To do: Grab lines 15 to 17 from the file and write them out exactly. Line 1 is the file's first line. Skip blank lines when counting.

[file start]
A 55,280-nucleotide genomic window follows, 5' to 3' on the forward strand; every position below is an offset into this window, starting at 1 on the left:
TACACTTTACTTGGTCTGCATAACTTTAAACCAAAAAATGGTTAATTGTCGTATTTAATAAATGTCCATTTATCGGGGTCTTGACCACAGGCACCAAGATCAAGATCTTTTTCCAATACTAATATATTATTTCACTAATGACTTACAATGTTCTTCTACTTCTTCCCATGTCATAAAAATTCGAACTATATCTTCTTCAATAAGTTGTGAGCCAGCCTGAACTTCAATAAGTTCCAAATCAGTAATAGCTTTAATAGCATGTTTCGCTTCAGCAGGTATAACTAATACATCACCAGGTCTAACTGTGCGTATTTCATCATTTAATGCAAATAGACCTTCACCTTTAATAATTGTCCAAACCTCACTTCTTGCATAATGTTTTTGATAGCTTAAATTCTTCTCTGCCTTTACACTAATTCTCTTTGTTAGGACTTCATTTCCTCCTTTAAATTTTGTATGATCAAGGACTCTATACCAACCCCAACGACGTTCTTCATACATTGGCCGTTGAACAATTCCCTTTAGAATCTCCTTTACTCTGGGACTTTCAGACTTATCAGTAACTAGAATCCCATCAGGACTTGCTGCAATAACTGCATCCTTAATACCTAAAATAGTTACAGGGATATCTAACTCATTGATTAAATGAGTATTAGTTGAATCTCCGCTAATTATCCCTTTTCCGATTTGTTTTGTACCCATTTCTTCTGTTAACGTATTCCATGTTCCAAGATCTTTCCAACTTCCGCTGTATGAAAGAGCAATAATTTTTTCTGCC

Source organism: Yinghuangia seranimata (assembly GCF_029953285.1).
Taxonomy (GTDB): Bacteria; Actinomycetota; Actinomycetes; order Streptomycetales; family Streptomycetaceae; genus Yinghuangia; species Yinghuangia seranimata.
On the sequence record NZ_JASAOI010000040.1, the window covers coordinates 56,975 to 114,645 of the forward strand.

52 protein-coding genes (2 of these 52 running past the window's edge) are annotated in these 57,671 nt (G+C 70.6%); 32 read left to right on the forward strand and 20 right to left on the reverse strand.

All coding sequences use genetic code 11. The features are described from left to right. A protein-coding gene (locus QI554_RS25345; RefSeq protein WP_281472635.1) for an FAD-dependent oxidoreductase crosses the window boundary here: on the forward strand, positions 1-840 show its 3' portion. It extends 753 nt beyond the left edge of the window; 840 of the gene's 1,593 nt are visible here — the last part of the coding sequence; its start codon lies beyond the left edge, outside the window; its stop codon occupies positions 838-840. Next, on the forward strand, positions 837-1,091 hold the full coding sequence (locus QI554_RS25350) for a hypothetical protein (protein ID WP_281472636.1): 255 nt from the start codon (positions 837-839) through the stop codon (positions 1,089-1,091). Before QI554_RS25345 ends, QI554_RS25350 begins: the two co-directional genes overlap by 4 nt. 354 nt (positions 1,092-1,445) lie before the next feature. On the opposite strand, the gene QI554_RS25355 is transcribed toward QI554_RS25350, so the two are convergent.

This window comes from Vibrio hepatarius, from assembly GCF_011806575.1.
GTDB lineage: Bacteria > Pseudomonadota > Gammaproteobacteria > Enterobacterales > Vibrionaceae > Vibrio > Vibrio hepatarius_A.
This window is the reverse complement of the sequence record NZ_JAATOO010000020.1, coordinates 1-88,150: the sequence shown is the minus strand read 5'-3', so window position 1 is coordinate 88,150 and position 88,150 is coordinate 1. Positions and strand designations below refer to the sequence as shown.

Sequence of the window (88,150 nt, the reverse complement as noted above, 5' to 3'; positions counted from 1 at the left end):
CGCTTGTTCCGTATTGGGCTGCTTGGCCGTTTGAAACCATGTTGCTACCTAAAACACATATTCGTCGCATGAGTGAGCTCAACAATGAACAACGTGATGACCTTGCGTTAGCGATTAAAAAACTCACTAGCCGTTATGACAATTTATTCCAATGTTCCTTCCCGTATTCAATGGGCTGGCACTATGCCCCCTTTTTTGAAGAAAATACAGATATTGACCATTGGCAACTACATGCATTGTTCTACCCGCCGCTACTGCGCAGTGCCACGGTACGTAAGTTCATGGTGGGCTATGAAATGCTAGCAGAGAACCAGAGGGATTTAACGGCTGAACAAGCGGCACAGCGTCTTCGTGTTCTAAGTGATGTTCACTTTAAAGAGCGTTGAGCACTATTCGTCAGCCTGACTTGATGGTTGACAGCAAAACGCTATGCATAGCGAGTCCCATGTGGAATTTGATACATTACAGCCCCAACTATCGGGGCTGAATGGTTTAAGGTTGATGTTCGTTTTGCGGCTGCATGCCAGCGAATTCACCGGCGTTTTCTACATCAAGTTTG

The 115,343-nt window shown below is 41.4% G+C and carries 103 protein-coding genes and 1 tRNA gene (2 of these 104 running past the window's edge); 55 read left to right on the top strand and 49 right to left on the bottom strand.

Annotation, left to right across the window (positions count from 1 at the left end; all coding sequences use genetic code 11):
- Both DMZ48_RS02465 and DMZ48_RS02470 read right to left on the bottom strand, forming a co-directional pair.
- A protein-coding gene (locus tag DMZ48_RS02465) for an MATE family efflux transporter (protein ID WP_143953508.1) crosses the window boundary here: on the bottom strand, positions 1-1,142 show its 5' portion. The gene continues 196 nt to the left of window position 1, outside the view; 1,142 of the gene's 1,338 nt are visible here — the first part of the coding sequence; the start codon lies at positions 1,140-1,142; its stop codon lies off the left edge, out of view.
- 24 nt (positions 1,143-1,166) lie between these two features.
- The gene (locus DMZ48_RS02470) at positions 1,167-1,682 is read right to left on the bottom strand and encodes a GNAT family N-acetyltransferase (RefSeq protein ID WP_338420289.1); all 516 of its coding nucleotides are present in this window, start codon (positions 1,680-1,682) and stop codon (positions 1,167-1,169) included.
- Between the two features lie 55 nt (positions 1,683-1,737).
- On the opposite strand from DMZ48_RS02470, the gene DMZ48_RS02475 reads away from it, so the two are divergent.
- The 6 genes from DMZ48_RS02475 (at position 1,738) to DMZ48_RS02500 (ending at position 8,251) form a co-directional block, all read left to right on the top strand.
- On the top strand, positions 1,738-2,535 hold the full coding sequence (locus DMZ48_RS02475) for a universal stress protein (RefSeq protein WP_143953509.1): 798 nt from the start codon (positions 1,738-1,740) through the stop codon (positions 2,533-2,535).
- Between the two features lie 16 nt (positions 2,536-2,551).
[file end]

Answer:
- Both DMZ48_RS02465 and DMZ48_RS02470 read right to left on the bottom strand, forming a co-directional pair.
- A protein-coding gene (locus tag DMZ48_RS02465) for an MATE family efflux transporter (protein ID WP_143953508.1) crosses the window boundary here: on the bottom strand, positions 1-1,142 show its 5' portion. The gene continues 196 nt to the left of window position 1, outside the view; 1,142 of the gene's 1,338 nt are visible here — the first part of the coding sequence; the start codon lies at positions 1,140-1,142; its stop codon lies off the left edge, out of view.
- 24 nt (positions 1,143-1,166) lie between these two features.